|6,307 People living with disabilities and long-term health concerns have an improved quality of life.
|11,578 Victims of domestic violence received shelter and/or support services to live safely.
|16,876 At-risk individuals and families received nutritious food during times of need.
|"Being a man or a woman is a matter of birth. Being a man or a woman who makes a difference is a matter of choice."
|United Way Labor Departments
Since 1946, the American Federation of Labor and the Congress of Industrial Organizations (AFL-CIO) and United Way of America have enjoyed a cooperative working relationship through which they and state and local United Ways have provided services to members of organized labor, their families and their communities. United Way and organized labor work together to:
- Train union members to assist co-workers and their families with information about available local services and to refer them to the appropriate organizations.
- Recruit, train and place diverse members of organized labor on the decision-making bodies of health and human-care service organizations. This is done at the national, state and local levels.
- Recognize labor leaders who have rendered outstanding United Way volunteer service by annually awarding the Joseph A. Beirne Community Services Award - established in memory of that remarkable labor leader.
The 2002 Beirne Award recipient is Sandra Jean Irons, President, Gary
Teachers Union, Local 4, Gary, Indiana.
- Solicit contributions from workers, which account for a sizable percentage of the two-thirds of the funds that United Ways raise through payroll deduction each year. Through the Labor Letters of Endorsement Program, the president of the AFL-CIO asks presidents of its affiliated unions and state federations to send letters endorsing United Way campaigns to their memberships. This program also encourages individual union members to volunteer their time and contribute their resources to United Way campaigns. It also encourages local unions and central labor councils to endorse and support United Way campaigns.
- Provide a staff of more than 200 full-time state and local AFL-CIO Community Services Liaisons who serve as links between their state federations and central labor councils and United Ways in 175 communities across the United States. In addition, 21 local labor agencies and five state labor agencies receive direct United Way support.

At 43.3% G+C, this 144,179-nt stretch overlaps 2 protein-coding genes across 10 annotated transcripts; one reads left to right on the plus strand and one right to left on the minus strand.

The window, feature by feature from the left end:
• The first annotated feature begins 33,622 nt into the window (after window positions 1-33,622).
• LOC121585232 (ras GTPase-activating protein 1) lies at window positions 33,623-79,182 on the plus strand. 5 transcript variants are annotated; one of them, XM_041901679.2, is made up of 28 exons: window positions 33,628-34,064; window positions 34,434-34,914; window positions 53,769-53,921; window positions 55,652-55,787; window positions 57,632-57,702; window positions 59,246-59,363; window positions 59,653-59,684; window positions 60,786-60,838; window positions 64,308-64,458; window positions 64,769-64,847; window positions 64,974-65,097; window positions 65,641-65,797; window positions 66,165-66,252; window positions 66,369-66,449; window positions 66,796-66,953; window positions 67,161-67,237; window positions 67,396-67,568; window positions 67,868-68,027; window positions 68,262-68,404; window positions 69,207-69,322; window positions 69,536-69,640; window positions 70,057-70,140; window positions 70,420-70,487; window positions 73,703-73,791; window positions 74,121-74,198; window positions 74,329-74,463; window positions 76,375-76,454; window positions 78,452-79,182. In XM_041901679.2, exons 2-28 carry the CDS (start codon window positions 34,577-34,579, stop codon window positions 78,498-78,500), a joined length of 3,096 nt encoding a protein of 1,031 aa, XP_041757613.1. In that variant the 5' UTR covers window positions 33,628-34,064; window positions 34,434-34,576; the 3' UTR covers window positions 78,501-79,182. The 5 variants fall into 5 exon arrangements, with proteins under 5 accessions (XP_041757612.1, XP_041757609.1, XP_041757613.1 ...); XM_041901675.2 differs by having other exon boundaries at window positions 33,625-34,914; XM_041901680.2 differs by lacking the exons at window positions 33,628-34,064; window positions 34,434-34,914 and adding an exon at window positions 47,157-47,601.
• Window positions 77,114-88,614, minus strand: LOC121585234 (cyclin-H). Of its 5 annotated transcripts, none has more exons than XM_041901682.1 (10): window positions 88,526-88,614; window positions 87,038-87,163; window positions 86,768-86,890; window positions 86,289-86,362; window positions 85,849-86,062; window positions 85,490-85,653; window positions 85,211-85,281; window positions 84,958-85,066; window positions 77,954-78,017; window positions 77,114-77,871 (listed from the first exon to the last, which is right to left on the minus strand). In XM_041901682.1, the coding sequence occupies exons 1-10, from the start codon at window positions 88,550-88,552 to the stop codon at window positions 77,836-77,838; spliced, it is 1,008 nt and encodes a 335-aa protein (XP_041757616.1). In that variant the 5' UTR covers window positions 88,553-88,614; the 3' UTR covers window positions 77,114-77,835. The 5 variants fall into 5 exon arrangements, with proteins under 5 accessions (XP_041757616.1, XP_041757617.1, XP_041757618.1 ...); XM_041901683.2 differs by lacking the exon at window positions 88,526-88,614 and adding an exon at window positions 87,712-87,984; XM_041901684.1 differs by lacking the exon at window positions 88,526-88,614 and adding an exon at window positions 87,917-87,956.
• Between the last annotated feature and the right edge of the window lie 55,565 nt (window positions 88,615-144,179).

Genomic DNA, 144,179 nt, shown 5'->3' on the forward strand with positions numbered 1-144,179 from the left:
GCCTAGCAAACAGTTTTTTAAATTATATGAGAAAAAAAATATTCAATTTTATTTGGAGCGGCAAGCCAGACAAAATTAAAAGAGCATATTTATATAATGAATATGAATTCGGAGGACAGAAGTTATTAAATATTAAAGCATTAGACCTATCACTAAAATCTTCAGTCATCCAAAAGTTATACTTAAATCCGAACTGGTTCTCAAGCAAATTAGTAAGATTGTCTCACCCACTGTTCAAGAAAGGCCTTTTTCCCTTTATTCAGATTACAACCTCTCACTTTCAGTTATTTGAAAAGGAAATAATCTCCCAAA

- Support the National Association of Letter Carriers' (NALC) National Food Drive held annually on the second Saturday in May. The drive stocks local community food banks, pantries and shelters with non-perishables Letter Carriers collect from customers along their mail routes. The drive, which has become the world's largest one-day food drive, was started by NALC in 1991 in cooperation with the U.S. Postal Service and the AFL-CIO. United Way became a full partner in 1994.
|The History of a Lasting Partnership:
Organized Labor and United Way
Over half a century ago, on August 17, 1942, an agreement on cooperation was signed by the , the United Nations Relief Committee of the American Federation of Labor (AFL) and the Community Chests and Councils, Inc. (now ). This agreement encouraged labor representation on Community Chests boards and councils, and for recognition of union members' contributions. The agreement sought cooperation between employee solicitation organized by employers and union representatives who jointly stressed voluntary contributions without coercion.
This agreement came in response to the growing number of fund drives organized to support Community Chests, labor war relief, American Red Cross, the USO, war bond campaigns, plus a number of trade, religious and advocacy groups who wanted to help. To coordinate effective support, organized labor and the Community Chests and Councils, Inc. agreed to join in collaborative fund raising and community development. As a result, labor liaison positions were established on the staffs of local community chests.
In 1946, the Department of Labor Participation was established at United Way of America. The aim was to join United Way, labor and health and welfare agencies in a cooperative, community effort to bring services and people together. To accomplish this, what are currently known as AFL-CIO Community Services liaisons are employed by United Way organizations throughout the country. These representatives are selected by the local AFL-CIO Central Labor Council and serve at the pleasure of United Way and the Council.
Organized labor is a full partner in United Way, as witnessed by the more than 200 AFL-CIO Community Services liaisons currently serving on the staff of state and local United Ways throughout the country. Representatives of unions volunteer in all phases of United Way activities, serve on year-round committees, participate in annual United Way campaigns as part of the campaign leadership structure, and communicate to union members the importance of the campaign and the agencies involved. Union members are involved as volunteers in their communities by working with the many health and human care agencies providing services to the community.
On November 22, 1971 and again on April 4, 1979, the Cooperative Memorandum of Understanding between the United Way of America and the AFL-CIO was reaffirmed.